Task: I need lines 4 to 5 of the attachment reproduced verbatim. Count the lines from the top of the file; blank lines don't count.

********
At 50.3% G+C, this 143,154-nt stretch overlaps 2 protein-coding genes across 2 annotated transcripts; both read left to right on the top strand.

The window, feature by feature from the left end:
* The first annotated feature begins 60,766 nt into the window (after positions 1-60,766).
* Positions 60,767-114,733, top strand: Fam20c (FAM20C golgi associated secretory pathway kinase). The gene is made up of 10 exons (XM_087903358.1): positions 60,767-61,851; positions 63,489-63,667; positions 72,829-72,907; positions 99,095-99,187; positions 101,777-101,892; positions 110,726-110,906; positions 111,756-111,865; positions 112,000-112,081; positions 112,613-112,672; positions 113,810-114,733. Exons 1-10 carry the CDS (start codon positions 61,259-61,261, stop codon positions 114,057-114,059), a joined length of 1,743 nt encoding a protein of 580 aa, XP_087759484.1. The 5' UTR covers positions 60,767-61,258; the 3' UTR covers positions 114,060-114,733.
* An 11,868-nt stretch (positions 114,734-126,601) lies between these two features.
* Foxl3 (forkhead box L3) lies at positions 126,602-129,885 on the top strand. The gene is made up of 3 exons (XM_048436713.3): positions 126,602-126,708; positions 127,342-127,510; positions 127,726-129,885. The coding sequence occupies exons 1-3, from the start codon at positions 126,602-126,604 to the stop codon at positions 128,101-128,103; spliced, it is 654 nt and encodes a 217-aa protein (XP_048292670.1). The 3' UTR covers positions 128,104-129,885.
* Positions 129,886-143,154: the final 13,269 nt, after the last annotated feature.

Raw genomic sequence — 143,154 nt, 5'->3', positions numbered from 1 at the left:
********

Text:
* Positions 60,767-114,733, top strand: Fam20c (FAM20C golgi associated secretory pathway kinase). The gene is made up of 10 exons (XM_087903358.1): positions 60,767-61,851; positions 63,489-63,667; positions 72,829-72,907; positions 99,095-99,187; positions 101,777-101,892; positions 110,726-110,906; positions 111,756-111,865; positions 112,000-112,081; positions 112,613-112,672; positions 113,810-114,733. Exons 1-10 carry the CDS (start codon positions 61,259-61,261, stop codon positions 114,057-114,059), a joined length of 1,743 nt encoding a protein of 580 aa, XP_087759484.1. The 5' UTR covers positions 60,767-61,258; the 3' UTR covers positions 114,060-114,733.
* An 11,868-nt stretch (positions 114,734-126,601) lies between these two features.